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Notarized Translation

It is common for people to mix types of translations with one another. A famous one of these instances is the confusion of certified and notarized translations that are often used interchangeably in different contexts.

This article will give a thorough guide to all that you need to know about notarized translations.

The information here will come in handy whenever you are translating documents of official or legal matters, answering questions like, what is notarized translation, how to obtain notarized translations, and what exactly are the duties of a Notary public.



What is a notarized translation?

Firstly, notarization refers to the authentication of legal documents. A notary is authorized by the government to take note of legal acts, in the form of witnessing signatures. In Arabic, it means “tawtheq-توثيق”

Therefore, notarized translation does not refer to a field of translation, as much as it refers to a characteristic of a translated document. When saying a translation is notarized, this simply means it was stamped, agreed, and signed by a notary, who on their part ensures that everyone involved in the translation has been accurate and followed the right procedures.

For this, notarized translations are important, and are sometimes required by official institutions to avoid fraud, and protect the legal rights of people.

In short, a notary verifies the identity of the translator and attests to the authenticity of his or her signature, but they do not affirm the quality of the translation itself.


How to notarize a translation?

If you are required by a certain institution, either national or international to submit a notarized document, the process to attain this is relatively straightforward.

Firstly, you translate the document or hire a professional or a certified translator to do so.

Secondly, after the translation is finished, it should be submitted for review to a notary, who will compare the source and target documents to ensure accurate delivery.

The notary will require identity identification and will be present while the translator stamps the document as certified. After that, they will seal the document themselves, and keep a record of it.

Now we have mentioned ‘certified translation’, but what is it, and how is it different from ‘notarized translation’.?



What is the difference between certified and notarized translation?

Certified translations happen before notarization. The name might mislead people to think that it has to be done by a ‘certified translator’. Certified translations can be attempted by any professional translator, it involves a certificate that validates the accuracy of the word-for-word translation, signed, and stamped by the translation company or the translator.

For a translation to be called certified, it needs to translate all of the textual, and non-textual elements from the source text to the target text, including seals, formatting, signatures, and stamps.

After that, if necessary, more credibility and validity can be given to the translation by having a notarization signature signed by the notary public.

Depending on the institution that requests the documents, you might just need a certified translation or both a certified and a notarized translation.



When do you need notarized translation services?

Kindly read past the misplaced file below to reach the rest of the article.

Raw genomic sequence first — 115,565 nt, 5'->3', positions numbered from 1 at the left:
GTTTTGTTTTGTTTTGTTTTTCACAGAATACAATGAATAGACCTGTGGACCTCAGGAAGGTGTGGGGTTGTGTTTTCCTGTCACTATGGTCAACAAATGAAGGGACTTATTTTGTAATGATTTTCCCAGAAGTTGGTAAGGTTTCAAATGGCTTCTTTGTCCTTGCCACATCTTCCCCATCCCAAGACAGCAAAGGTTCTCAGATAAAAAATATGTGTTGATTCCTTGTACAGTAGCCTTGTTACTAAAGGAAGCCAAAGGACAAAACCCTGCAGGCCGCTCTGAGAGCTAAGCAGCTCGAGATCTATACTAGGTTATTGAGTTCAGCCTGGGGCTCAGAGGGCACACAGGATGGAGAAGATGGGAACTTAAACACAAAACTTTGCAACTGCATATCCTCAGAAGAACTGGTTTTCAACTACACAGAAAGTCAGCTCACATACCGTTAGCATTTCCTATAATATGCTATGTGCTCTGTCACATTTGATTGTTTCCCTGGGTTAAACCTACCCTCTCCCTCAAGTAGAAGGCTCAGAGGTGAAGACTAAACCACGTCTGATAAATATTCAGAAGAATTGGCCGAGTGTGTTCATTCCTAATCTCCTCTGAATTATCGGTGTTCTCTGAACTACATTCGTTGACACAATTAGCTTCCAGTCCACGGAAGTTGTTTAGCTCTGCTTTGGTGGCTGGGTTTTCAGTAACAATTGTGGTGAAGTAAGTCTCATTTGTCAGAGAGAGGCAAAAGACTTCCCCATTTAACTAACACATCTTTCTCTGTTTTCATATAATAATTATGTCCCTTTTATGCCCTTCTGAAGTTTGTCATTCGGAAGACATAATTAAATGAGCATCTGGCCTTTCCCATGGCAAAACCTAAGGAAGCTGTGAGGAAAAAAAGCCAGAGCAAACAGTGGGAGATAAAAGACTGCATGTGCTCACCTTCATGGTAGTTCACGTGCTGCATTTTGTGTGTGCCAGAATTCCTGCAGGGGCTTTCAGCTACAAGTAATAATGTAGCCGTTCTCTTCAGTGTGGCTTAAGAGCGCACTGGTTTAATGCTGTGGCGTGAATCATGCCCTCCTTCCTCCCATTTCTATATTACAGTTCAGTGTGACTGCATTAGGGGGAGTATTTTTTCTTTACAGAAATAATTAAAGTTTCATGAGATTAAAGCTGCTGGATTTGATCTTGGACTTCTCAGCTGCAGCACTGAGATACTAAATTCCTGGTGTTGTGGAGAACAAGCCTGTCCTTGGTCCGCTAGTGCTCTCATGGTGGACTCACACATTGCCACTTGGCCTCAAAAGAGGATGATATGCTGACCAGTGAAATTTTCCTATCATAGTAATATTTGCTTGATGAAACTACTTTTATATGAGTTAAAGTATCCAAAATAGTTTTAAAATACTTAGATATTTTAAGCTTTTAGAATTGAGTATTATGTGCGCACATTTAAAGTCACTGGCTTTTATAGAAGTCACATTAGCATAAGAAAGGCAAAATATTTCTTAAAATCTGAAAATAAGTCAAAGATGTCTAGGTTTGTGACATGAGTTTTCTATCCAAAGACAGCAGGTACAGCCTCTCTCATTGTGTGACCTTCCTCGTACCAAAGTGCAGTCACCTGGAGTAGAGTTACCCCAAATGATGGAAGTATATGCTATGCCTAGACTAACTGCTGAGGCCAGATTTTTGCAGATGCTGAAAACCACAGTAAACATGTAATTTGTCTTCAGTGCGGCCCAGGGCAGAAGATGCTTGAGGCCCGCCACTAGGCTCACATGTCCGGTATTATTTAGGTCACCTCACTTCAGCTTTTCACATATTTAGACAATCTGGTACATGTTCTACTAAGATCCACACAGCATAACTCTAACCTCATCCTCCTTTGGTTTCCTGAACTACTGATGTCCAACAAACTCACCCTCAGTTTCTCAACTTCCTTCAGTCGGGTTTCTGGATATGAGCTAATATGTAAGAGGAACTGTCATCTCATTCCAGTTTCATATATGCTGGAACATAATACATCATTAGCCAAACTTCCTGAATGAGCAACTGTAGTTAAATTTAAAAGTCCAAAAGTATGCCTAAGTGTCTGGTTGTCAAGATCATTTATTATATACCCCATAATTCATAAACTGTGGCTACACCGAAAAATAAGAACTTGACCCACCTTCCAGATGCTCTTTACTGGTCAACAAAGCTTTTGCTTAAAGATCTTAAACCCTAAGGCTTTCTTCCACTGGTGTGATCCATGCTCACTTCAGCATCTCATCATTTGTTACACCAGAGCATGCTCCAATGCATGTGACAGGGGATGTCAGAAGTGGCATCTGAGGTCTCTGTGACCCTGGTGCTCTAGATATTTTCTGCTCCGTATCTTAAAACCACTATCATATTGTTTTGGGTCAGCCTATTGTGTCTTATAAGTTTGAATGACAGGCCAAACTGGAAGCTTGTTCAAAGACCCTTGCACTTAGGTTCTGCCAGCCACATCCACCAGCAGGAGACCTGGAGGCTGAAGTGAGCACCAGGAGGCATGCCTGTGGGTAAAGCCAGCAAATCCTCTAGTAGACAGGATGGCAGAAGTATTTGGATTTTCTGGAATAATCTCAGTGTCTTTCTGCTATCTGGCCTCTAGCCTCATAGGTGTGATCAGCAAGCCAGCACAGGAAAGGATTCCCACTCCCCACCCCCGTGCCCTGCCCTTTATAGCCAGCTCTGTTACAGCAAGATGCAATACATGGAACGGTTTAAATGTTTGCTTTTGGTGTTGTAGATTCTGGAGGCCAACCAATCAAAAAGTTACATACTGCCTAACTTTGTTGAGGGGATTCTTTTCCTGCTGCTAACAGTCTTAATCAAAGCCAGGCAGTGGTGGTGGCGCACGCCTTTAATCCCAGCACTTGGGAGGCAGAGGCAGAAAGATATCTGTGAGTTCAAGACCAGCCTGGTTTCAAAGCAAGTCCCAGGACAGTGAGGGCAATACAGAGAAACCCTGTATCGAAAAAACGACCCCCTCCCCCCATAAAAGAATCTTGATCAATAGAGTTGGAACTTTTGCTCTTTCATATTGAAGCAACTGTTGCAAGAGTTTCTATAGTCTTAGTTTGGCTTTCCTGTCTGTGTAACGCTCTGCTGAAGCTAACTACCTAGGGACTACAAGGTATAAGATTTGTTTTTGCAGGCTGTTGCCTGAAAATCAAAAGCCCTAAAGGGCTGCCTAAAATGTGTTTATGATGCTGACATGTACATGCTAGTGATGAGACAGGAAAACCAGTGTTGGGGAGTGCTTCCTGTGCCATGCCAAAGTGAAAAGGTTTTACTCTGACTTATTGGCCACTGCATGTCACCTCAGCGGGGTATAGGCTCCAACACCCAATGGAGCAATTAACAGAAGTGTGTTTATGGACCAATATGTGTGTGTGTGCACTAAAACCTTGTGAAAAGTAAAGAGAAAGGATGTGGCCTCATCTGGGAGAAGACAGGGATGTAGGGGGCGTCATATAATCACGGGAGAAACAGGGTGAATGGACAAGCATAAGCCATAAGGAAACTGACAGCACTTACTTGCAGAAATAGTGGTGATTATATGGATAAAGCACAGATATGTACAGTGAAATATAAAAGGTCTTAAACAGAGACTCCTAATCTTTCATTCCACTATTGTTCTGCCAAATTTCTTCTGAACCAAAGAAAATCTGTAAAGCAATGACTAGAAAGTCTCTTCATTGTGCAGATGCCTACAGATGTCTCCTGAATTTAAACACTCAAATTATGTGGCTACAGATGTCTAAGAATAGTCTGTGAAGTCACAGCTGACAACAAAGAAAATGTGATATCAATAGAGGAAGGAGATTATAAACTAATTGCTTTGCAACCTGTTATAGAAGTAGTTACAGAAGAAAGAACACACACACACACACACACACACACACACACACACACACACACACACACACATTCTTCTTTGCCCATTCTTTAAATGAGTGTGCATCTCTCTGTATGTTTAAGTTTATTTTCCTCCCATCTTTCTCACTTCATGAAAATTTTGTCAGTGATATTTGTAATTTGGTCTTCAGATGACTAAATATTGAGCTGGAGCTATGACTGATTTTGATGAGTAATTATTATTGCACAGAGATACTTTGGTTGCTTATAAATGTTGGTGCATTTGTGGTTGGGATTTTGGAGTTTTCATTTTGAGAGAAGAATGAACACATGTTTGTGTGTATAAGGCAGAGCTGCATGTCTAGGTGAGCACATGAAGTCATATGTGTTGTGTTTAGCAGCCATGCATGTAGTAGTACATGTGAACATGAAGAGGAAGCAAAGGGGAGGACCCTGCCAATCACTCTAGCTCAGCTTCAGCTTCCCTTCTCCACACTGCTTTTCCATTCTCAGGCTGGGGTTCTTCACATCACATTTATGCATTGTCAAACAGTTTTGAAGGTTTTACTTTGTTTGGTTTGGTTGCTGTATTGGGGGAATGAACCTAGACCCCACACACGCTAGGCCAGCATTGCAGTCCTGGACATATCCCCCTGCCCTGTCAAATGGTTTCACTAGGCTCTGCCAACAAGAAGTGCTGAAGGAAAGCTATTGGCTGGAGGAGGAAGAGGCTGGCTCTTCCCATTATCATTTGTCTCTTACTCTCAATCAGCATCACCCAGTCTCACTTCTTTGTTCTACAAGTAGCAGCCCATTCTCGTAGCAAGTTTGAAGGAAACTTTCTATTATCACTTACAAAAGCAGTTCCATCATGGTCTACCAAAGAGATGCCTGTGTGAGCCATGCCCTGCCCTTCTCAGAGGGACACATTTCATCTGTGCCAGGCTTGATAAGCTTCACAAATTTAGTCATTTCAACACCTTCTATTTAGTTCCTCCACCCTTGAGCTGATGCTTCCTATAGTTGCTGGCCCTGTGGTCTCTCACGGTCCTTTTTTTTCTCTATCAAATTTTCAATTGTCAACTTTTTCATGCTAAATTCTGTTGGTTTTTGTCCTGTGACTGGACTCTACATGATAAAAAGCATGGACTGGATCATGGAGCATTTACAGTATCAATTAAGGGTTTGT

Given its official nature, notarization is often required for documents relevant to court, property, wills, marriage, inheritance, birth or divorce certificates, bank statements, and sales contracts.

It differs from one country to another to which document you might require notarization. If you are planning to live abroad, emigrate, or study in a new country, you will most likely be required to submit notarized translations of the documents.



What is a Notary Public and what they can and can’t do when it comes to certified translation?

Notaries are persons who underwent training and took an oath to authorize them to oversee several legal transactions, including certified translation of documents. They can work independently or for a company.

A notary’s stamp on a translation is meant to confirm the identity of the translator.

However, it does not verify the quality of the translation itself. The notary does not authenticate the source document, nor the target document translation.


Do immigration translations need to be notarized?

Usually, not all documents concerning immigration are required to be notarized, except for significant ones.

It is noteworthy to mention that this depends on each country. To obtain this information it is best to consult a translator specialized in immigration documents and also consult a country’s foreign affairs policies.


Can I notarize the translations myself?

The main purpose of a Notary is to prevent fraud, therefore a notary is not authorized to notarize their documents. Therefore, the short answer is No.

Yet, you can translate the document yourself if you have a professional command of the language and are well-accustomed to legal documents, then have it notarized by a different notary.


How can I translate and notarise a document into any language in Fast Trans?

That being said, the process of obtaining a notarized translation in Egypt is made easy in Fast Trans. By contacting the company, and sending your document, Fast Trans ensures a speedy translation that can be delivered in less than 24 hours. After agreeing on a deadline and pricing, the company will take care of the certified translation, and upon review, it will proceed with notarization. A translation certificate will be attached to show the international validity of the document that can be submitted to U.S. Immigration Courts (USCIS).

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